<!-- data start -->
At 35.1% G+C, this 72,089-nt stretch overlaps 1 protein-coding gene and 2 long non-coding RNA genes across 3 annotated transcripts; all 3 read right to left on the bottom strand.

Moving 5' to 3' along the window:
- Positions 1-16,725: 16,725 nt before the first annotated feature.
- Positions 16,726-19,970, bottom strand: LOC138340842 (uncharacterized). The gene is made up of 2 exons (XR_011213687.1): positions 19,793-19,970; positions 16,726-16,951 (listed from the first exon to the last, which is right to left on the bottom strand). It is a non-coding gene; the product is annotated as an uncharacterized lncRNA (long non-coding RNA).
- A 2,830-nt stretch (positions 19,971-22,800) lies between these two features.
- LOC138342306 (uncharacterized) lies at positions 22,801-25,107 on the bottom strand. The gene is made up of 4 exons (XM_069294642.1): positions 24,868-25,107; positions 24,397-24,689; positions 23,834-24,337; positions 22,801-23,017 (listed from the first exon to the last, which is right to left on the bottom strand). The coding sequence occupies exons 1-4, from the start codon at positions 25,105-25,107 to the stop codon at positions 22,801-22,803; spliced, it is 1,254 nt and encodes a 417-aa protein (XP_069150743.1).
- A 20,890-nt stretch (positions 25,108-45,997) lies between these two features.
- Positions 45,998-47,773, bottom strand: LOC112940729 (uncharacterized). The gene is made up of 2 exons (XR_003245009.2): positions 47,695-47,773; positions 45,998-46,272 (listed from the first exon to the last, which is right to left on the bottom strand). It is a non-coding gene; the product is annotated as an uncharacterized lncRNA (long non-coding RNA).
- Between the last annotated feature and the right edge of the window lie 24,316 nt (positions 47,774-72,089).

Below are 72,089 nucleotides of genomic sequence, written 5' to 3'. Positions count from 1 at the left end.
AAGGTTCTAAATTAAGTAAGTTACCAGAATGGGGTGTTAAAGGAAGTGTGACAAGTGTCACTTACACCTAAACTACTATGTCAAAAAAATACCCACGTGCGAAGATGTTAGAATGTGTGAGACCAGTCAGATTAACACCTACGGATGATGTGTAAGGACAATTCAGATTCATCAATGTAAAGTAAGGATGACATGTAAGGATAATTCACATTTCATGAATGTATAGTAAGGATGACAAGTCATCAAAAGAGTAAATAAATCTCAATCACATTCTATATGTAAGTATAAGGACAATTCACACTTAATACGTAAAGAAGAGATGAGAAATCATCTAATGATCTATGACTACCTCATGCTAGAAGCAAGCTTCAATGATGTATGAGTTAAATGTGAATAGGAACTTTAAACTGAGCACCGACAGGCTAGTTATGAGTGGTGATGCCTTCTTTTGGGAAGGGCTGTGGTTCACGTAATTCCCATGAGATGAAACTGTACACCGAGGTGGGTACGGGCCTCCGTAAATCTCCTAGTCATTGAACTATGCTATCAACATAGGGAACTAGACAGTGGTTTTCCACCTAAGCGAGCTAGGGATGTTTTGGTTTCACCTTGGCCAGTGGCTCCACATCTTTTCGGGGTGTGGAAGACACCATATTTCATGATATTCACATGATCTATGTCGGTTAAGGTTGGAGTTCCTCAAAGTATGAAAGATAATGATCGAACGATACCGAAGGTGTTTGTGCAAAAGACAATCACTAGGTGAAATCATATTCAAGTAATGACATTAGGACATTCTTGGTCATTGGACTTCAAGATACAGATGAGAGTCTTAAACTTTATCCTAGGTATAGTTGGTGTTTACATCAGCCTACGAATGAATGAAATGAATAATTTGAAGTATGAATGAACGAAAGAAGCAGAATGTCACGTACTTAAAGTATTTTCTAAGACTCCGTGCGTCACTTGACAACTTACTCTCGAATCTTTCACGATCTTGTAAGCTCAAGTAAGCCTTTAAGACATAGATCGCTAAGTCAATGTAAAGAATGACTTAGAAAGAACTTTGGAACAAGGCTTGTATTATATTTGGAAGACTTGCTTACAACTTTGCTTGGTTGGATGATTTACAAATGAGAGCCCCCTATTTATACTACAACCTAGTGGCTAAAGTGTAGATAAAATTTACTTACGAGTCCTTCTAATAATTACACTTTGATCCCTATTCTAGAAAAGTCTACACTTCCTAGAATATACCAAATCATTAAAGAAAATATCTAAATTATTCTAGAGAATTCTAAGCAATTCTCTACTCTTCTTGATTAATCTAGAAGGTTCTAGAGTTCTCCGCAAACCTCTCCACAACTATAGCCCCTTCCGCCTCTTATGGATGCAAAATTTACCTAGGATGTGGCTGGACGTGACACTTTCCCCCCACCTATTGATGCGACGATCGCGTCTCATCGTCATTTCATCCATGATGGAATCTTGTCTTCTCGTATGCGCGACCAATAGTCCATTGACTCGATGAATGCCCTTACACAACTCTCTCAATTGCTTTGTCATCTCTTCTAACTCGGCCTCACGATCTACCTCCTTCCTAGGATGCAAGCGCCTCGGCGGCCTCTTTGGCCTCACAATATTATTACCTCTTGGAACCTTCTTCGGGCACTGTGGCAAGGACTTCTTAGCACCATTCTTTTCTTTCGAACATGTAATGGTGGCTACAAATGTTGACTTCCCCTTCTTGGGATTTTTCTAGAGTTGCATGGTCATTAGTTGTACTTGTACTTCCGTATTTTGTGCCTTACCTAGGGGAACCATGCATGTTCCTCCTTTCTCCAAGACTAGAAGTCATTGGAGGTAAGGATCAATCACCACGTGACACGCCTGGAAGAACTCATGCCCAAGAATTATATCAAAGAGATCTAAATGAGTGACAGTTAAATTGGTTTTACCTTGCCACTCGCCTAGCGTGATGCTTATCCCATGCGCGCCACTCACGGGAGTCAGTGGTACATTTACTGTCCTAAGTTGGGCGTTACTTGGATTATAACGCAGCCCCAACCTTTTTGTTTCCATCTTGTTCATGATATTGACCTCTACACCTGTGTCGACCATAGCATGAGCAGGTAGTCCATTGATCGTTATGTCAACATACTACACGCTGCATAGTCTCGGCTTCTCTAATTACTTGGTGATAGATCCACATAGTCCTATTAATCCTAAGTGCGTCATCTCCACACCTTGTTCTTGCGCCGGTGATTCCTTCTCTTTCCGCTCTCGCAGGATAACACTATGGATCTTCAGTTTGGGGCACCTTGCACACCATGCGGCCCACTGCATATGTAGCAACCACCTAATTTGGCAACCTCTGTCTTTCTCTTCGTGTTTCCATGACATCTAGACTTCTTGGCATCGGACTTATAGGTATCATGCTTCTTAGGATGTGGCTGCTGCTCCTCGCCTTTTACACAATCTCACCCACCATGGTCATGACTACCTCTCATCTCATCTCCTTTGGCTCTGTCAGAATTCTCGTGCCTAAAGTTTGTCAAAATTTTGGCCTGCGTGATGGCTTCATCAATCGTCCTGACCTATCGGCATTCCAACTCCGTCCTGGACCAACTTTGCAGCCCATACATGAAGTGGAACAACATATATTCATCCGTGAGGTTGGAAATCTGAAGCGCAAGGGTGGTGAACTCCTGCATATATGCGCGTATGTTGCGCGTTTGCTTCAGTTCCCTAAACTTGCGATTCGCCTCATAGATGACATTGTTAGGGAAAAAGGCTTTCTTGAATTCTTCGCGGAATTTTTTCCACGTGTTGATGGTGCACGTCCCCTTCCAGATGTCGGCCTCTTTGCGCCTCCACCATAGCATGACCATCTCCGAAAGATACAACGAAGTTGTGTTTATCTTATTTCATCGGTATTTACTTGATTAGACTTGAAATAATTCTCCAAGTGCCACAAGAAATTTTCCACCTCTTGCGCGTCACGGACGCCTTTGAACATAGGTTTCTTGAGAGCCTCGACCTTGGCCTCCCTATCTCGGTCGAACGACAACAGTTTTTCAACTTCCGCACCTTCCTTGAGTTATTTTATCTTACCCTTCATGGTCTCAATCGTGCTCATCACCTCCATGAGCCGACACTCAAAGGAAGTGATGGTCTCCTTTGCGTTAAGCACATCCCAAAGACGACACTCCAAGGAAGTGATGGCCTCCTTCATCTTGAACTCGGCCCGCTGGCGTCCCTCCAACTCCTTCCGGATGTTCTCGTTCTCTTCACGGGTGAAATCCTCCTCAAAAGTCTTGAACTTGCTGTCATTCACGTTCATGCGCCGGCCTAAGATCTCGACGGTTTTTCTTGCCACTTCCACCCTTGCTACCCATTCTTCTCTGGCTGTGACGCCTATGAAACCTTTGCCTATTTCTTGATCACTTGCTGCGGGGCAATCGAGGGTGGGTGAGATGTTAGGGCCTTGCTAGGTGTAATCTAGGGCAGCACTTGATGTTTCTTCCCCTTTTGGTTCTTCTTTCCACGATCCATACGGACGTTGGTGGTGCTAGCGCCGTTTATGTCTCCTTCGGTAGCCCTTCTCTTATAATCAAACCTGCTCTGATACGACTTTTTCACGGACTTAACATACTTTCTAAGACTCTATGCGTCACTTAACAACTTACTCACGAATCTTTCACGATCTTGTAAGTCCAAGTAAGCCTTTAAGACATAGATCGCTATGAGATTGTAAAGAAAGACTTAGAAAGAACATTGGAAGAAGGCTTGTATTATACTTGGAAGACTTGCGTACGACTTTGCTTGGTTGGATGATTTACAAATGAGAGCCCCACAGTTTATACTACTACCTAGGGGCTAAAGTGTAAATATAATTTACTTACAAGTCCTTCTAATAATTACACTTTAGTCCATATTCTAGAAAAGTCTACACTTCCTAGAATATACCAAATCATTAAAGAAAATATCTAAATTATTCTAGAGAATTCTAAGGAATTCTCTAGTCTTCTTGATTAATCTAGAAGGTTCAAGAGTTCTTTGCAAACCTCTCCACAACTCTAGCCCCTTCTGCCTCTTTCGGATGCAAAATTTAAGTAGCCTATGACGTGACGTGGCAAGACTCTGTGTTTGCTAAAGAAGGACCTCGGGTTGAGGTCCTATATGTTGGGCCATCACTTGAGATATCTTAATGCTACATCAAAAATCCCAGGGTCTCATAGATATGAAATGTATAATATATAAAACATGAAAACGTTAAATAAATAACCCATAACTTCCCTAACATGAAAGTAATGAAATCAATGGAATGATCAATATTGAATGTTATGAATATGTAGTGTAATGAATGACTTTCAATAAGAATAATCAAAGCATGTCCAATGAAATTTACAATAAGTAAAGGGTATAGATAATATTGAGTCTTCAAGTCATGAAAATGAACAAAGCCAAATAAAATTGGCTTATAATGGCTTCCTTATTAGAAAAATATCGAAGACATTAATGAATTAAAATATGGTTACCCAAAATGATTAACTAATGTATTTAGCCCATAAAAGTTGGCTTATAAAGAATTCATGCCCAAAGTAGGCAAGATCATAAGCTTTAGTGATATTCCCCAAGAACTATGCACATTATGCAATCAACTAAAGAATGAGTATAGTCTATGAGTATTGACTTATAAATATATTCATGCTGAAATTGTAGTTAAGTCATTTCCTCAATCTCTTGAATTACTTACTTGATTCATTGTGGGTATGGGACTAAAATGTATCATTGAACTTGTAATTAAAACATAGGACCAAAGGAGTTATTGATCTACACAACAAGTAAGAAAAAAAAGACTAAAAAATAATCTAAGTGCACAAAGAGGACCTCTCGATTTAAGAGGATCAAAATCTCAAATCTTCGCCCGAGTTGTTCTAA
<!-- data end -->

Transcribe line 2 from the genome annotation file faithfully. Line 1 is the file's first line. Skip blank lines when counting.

Moving 5' to 3' along the window: